03 April, 2020 in Industry News

Support Available to Charities

At this time, many charities are providing essential services to vulnerable people in society yet the sector is also concerned about how to pay staff wages and cover overheads. There is support available but some are finding in difficult to navigate their way through many different sources of information.

Our Charity team at CavanaghKelly has collated and summarised details of the support currently available to charities and we will continue to review the situation and keep you up to date with support you can avail whilst also allowing you to use your time to do what you do best.



At this time, many charities provide essential services to vulnerable people in society and many charities face the challenge of how to pay staff wages during the COVID-19 crisis.

What support is available to pay employee wages?

Under the Coronavirus Job Retention Scheme, UK employers (including charities) may be able to access support to continue paying part of their employees’ salary for those employees that would otherwise have been laid off during this crisis.



All UK businesses are eligible including charities.


How to access the scheme


You will need to:

- Designate affected employees as ‘furloughed workers’

- Notify your employees of this change – please note changing the status of employees remains subject to existing employment law and, depending on the employment contract, may be subject to negotiation.

- Submit information to HMRC about the employees that have been furloughed and their earnings through a new online portal (HMRC will set out further details on portal when available)


HMRC will reimburse 80% of furloughed workers wage costs, up to a cap of £2,500 per month plus the associated employers’ national insurance contributions on this amount and the minimum automatic enrolment employer pension contributions on that wage.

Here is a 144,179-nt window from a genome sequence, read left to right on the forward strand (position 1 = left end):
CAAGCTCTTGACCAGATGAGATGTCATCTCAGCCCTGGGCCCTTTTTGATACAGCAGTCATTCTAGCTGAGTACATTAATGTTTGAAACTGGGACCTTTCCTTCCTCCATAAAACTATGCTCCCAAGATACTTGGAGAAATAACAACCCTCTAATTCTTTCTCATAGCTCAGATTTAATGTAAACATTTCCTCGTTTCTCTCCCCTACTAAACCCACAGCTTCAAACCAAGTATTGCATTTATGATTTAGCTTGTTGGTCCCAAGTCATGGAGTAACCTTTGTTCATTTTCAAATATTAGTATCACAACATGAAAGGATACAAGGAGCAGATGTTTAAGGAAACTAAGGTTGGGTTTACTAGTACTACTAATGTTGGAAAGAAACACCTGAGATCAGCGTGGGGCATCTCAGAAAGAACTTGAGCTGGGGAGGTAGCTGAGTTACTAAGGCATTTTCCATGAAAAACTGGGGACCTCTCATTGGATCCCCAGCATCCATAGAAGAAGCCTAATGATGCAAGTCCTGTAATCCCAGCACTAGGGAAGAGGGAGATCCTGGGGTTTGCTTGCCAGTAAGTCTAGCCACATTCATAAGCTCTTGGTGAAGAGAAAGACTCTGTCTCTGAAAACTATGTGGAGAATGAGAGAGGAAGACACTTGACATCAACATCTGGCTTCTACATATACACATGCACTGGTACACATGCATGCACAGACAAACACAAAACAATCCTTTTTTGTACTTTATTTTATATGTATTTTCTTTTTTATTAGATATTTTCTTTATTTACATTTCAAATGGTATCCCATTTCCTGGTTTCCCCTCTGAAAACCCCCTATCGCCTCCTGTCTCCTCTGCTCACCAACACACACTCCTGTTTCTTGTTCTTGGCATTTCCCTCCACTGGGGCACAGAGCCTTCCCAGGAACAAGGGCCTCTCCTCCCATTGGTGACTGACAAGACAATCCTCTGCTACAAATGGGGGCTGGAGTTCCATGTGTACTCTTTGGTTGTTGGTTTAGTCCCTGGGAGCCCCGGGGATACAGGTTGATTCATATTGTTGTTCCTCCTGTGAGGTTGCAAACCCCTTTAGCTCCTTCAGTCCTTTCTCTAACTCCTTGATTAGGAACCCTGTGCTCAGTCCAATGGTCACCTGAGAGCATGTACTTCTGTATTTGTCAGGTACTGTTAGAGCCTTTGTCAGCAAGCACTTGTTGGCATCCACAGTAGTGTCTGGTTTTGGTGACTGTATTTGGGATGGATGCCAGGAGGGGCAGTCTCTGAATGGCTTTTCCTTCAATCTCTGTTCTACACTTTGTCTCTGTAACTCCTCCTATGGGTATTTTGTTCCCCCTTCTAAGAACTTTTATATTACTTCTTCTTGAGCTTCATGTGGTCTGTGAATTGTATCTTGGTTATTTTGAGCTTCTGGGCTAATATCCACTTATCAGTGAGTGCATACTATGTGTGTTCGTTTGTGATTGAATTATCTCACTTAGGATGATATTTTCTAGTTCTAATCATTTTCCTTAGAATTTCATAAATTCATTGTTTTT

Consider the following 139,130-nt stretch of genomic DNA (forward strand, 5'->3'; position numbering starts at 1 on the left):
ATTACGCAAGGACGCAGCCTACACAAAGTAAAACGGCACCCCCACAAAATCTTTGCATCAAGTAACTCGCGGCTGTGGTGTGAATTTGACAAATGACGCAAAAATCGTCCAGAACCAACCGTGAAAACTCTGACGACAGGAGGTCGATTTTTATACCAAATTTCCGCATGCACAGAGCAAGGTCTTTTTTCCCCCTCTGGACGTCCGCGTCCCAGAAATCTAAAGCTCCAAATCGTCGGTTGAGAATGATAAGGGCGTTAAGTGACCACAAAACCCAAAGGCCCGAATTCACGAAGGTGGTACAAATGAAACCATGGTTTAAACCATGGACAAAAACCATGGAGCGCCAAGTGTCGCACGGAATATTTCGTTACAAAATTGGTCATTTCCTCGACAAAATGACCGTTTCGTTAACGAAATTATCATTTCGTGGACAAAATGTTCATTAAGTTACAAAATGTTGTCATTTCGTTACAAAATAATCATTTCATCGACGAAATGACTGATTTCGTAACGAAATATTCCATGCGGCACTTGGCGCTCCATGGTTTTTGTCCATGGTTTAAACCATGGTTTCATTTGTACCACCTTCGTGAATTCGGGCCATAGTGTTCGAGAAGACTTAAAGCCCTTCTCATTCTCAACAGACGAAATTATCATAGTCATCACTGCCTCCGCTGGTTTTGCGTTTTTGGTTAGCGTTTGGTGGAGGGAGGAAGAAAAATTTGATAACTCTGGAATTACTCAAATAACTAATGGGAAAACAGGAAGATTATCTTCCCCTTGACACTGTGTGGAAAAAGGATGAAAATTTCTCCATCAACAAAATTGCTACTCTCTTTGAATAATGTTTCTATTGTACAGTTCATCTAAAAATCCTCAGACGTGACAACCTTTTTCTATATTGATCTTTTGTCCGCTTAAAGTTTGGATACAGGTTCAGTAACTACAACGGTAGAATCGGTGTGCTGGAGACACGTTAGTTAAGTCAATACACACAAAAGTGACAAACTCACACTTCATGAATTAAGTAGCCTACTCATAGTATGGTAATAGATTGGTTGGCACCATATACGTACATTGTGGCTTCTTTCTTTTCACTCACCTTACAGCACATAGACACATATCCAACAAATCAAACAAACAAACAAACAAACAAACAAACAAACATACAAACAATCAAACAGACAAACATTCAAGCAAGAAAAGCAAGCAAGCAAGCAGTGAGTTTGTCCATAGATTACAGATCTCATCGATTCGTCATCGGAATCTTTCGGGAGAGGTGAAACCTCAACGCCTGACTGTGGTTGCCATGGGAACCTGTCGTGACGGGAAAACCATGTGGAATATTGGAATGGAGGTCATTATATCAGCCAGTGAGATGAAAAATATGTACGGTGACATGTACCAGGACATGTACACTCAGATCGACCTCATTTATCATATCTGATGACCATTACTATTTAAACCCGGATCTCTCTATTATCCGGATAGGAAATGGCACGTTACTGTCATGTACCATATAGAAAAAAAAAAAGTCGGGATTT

HMRC are working urgently to set up a system for reimbursement. Existing systems are not set up to facilitate payments to employers.

Charities can choose to top up the payment but are not required to do so.

What if our employees’ wages are funded?

Where employers receive public funding for staff costs, and that funding is continuing, the Government expect employers to use that money to continue to pay staff in the usual fashion – and correspondingly not furlough them. This also applies to non-public sector and public sector employers who receive public funding for staff costs.

It is important to speak to your funder to confirm whether the funding will continue.

Where a charity is in receipt of ‘Core’ funding, it is important the charity review how such funding is allocated. Where salaries are supplemented by the charities’ own resources, it may be possible to claim under JRS for the element funded by the charity itself. This is subject to confirmation by HMRC and the funder, with the approach taken being fully documented, minuted and approved by those charged with Governance.

Can our employees volunteer?

The Government guidance states that a furloughed employee can take part in volunteer work or training, as long as it does not provide services to or generate revenue for, or on behalf of your organisation.

This means that furloughed employees of charities can undertake volunteer work however this cannot be for their employer.

Support for paying sick pay to employees

The government is bringing forward legislation to allow small and medium-sized businesses and employers to reclaim Statutory Sick Pay (SSP) paid for sickness absence due to COVID-19 (up to a maximum of 2 weeks SSP per eligible employee).